DVD Review: Judas Priest – Epitaph

DVD Review: Judas Priest – Epitaph
Legacy Recordings
All Access Rating: A+

Judas Priest - Epitaph 2013
It’s the end of the line for Judas Priest, or so they say. Their days of grinding it out for long stretches on the road are reportedly over. No more massive, globe-trotting tours, like the 50-week “Epitaph World Tour,” which started in the summer of 2011 and lasted well into 2012. 

Having reached a certain age, as most of the men of Priest have, the hours spent traveling and then performing for hours on end can be extremely hard on the body – even if on “Epitaph,” the blazing new live DVD from Priest, they seem just as full of piss and vinegar as they were in their youth.

No gold watches were handed out at this retirement party, as “Epitaph” – available on DVD and Blu-ray – captures in breathtaking fashion Priest’s final concert from that worldwide death march, a 23-song slog through their mountainous catalog at London’s HMV Hammersmith Apollo on May 26, 2012 that scorches the earth they have trod for years. Well aware of the historical significance of this show, Priest takes off on a cattle drive across a set list that includes a song from every one of their 14 studio albums and they attack them all with equal intensity and fervor.

Amid shooting plumes of smoke and fire, with a stage awash in vivid, colorful lighting and backed by a wide projection screen, Priest goes for broke, aggressively charging into killer classics like “Painkiller,” “You’ve Got Another Thing Coming” and “Electric Eye” with utter abandon. Working in tandem with exuberant new guitarist Richie Faulkner, whose volcanic shredding make for simply scintillating entertainment, Glenn Tipton’s staggering riffs and searing leads are positively rabid, as “Night Crawler” – from the Painkiller LP – and “Never Satisfied,” off 1974’s Rocka Rolla, growl with primal menace. That magnificent wail of Rob Halford’s shows no sign of wear, as he nails the famous scream at the end of “Beyond the Realms of Death,” from Stained Class, with deadly accuracy. And with the crowd in a lather, Priest races through “Turbo Lover,” exhorting an energized fan base to fill the venue with their full-throated roar – as they do on “Breaking the Law,” where Halford turns over the vocals to the people and lets them have their day.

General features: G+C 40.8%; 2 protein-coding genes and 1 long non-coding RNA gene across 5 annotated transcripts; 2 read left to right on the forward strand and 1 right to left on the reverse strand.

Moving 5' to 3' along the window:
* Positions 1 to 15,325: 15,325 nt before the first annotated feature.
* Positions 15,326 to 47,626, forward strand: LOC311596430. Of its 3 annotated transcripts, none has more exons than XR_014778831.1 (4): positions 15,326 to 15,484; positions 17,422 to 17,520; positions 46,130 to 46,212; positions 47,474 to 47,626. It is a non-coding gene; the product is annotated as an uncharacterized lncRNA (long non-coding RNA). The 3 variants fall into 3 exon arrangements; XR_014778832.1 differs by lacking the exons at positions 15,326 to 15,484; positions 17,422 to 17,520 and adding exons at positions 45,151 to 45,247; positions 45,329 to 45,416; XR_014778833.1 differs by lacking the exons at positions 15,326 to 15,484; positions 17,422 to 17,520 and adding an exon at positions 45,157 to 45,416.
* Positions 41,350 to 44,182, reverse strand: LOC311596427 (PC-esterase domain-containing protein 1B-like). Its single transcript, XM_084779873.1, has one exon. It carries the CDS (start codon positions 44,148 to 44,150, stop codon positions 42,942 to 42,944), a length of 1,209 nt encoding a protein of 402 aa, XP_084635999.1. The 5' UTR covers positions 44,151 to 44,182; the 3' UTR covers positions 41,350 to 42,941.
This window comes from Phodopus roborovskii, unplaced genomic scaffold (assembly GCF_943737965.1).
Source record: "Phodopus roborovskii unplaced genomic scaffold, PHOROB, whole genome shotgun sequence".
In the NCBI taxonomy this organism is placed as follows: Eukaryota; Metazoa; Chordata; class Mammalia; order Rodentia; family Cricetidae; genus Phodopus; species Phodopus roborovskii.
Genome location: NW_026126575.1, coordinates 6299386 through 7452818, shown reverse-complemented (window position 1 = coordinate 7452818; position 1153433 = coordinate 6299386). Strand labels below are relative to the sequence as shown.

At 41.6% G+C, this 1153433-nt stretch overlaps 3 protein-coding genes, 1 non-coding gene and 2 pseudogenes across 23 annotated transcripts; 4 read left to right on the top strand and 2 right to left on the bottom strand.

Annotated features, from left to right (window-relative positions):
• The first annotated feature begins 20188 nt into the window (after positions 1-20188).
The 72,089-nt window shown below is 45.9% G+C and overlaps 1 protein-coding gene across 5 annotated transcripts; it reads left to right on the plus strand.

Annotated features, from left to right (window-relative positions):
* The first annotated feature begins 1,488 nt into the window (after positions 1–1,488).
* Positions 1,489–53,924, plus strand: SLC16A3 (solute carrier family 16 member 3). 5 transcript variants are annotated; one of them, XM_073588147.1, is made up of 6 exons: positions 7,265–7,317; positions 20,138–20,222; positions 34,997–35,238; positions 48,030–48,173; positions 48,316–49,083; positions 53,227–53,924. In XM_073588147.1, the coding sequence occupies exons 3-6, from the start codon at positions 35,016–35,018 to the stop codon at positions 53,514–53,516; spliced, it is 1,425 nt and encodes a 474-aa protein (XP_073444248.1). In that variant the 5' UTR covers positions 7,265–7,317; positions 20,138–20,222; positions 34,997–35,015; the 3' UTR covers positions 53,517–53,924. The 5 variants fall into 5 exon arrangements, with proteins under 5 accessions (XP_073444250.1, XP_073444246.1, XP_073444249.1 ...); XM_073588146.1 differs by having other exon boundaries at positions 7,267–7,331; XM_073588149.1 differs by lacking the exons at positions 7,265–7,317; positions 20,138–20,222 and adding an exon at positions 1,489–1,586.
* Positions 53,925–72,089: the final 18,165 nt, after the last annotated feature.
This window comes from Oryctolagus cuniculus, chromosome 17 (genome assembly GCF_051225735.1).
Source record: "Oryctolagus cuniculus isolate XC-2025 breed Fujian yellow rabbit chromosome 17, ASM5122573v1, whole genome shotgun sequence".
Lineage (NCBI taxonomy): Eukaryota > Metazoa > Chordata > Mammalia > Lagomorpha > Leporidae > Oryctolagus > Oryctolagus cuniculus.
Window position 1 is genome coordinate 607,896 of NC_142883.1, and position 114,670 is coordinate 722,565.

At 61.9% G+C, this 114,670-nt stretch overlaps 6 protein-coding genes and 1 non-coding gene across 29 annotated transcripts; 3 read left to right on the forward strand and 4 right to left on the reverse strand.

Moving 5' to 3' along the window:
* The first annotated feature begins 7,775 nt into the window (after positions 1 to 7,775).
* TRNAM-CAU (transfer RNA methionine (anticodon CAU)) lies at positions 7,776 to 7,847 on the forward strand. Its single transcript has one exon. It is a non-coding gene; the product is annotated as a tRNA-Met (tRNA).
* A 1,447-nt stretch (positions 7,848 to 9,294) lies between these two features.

Punishingly heavy, “The Green Manalishi (With the Two-Pronged Crown)” and the bulldozing “Prophesy” – the mammoth centerpiece of 2008’s Nostradamus – still surge with unrelenting power long after the band expends a great deal of energy plowing through Painkiller’s “Battle Hymn” and British Steel’s “Rapid Fire” and “Metal Gods” at the start of the evening. Priest is tireless, and although K.K. Downing is missed, Faulkner’s vibrancy is incredibly infectious. And when Halford, stalking the stage with purpose and looking every bit the Metal God he purports to be, brings the Harley onstage for “Hell Bent for Leather,” as is the custom with Priest, the place predictably goes ballistic, making it all the more sad that this may be it for them as a touring beast.

What a spectacular sendoff “Epitaph” is, though, exciting from beginning to end and amazingly filmed. Shot from a seemingly endless variety of angles and edited sharply, the visuals are stunning, making the pace of the two-hour show somehow faster and more thrilling than it ought to be, thanks to Alex Walker’s smart, dynamic direction. It’s not a stretch to say this might be one of the finest live concert movies ever, as evidenced by a willingness to actually have it shown in movie theaters.

At the fiery conclusion of the show closer “Living after Midnight,” Halford waves goodbye, and it’s a wistful moment. Faulkner, on the other hand, raises his guitar in triumph, as the band persuades Halford to come back for one last bow. Nobody wants it to end, but it must. For one night, however, they raged against the dying of the light and beat it back. http://www.legacyrecordings.com/a/#/home/
– Peter Lindblad

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